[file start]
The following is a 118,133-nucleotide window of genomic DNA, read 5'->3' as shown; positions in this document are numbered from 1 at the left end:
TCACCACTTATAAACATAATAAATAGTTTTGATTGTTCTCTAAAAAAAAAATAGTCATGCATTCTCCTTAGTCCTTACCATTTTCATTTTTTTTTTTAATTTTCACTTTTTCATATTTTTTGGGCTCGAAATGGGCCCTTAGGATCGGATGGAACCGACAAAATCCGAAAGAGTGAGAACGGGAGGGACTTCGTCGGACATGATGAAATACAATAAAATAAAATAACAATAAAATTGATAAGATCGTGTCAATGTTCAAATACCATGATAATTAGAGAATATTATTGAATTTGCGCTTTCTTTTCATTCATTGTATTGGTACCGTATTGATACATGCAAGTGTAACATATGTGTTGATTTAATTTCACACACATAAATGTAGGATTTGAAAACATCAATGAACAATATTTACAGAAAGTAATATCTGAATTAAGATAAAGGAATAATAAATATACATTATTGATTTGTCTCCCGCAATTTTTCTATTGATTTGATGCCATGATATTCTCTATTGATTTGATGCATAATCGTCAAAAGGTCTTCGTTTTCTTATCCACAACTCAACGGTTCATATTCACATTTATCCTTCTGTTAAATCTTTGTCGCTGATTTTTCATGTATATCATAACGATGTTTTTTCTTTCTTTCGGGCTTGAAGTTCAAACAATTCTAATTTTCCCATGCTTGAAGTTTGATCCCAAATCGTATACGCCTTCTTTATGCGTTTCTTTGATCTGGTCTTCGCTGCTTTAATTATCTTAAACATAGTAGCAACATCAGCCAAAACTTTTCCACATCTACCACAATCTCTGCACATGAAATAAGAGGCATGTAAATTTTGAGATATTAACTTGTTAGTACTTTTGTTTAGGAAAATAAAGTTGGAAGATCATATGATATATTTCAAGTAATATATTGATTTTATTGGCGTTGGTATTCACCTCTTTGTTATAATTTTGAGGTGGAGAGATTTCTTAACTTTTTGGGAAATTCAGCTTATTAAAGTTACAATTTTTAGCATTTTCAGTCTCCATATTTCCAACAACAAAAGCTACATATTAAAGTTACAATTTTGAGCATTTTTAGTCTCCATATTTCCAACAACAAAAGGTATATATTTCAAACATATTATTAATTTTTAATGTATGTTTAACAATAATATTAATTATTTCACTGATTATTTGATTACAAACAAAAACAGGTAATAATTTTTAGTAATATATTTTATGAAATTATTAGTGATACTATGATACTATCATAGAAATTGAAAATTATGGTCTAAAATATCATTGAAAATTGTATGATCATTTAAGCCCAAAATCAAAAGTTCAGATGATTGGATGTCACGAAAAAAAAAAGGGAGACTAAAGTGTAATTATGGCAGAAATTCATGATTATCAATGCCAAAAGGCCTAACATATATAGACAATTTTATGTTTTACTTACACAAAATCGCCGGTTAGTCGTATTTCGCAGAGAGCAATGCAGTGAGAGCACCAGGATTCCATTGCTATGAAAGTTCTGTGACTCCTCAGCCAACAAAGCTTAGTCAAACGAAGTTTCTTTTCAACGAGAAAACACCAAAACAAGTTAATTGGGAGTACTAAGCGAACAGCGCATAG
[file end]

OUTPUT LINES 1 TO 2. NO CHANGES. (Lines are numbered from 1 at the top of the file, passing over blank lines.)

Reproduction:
The following is a 118,133-nucleotide window of genomic DNA, read 5'->3' as shown; positions in this document are numbered from 1 at the left end:
TCACCACTTATAAACATAATAAATAGTTTTGATTGTTCTCTAAAAAAAAAATAGTCATGCATTCTCCTTAGTCCTTACCATTTTCATTTTTTTTTTTAATTTTCACTTTTTCATATTTTTTGGGCTCGAAATGGGCCCTTAGGATCGGATGGAACCGACAAAATCCGAAAGAGTGAGAACGGGAGGGACTTCGTCGGACATGATGAAATACAATAAAATAAAATAACAATAAAATTGATAAGATCGTGTCAATGTTCAAATACCATGATAATTAGAGAATATTATTGAATTTGCGCTTTCTTTTCATTCATTGTATTGGTACCGTATTGATACATGCAAGTGTAACATATGTGTTGATTTAATTTCACACACATAAATGTAGGATTTGAAAACATCAATGAACAATATTTACAGAAAGTAATATCTGAATTAAGATAAAGGAATAATAAATATACATTATTGATTTGTCTCCCGCAATTTTTCTATTGATTTGATGCCATGATATTCTCTATTGATTTGATGCATAATCGTCAAAAGGTCTTCGTTTTCTTATCCACAACTCAACGGTTCATATTCACATTTATCCTTCTGTTAAATCTTTGTCGCTGATTTTTCATGTATATCATAACGATGTTTTTTCTTTCTTTCGGGCTTGAAGTTCAAACAATTCTAATTTTCCCATGCTTGAAGTTTGATCCCAAATCGTATACGCCTTCTTTATGCGTTTCTTTGATCTGGTCTTCGCTGCTTTAATTATCTTAAACATAGTAGCAACATCAGCCAAAACTTTTCCACATCTACCACAATCTCTGCACATGAAATAAGAGGCATGTAAATTTTGAGATATTAACTTGTTAGTACTTTTGTTTAGGAAAATAAAGTTGGAAGATCATATGATATATTTCAAGTAATATATTGATTTTATTGGCGTTGGTATTCACCTCTTTGTTATAATTTTGAGGTGGAGAGATTTCTTAACTTTTTGGGAAATTCAGCTTATTAAAGTTACAATTTTTAGCATTTTCAGTCTCCATATTTCCAACAACAAAAGCTACATATTAAAGTTACAATTTTGAGCATTTTTAGTCTCCATATTTCCAACAACAAAAGGTATATATTTCAAACATATTATTAATTTTTAATGTATGTTTAACAATAATATTAATTATTTCACTGATTATTTGATTACAAACAAAAACAGGTAATAATTTTTAGTAATATATTTTATGAAATTATTAGTGATACTATGATACTATCATAGAAATTGAAAATTATGGTCTAAAATATCATTGAAAATTGTATGATCATTTAAGCCCAAAATCAAAAGTTCAGATGATTGGATGTCACGAAAAAAAAAAGGGAGACTAAAGTGTAATTATGGCAGAAATTCATGATTATCAATGCCAAAAGGCCTAACATATATAGACAATTTTATGTTTTACTTACACAAAATCGCCGGTTAGTCGTATTTCGCAGAGAGCAATGCAGTGAGAGCACCAGGATTCCATTGCTATGAAAGTTCTGTGACTCCTCAGCCAACAAAGCTTAGTCAAACGAAGTTTCTTTTCAACGAGAAAACACCAAAACAAGTTAATTGGGAGTACTAAGCGAACAGCGCATAG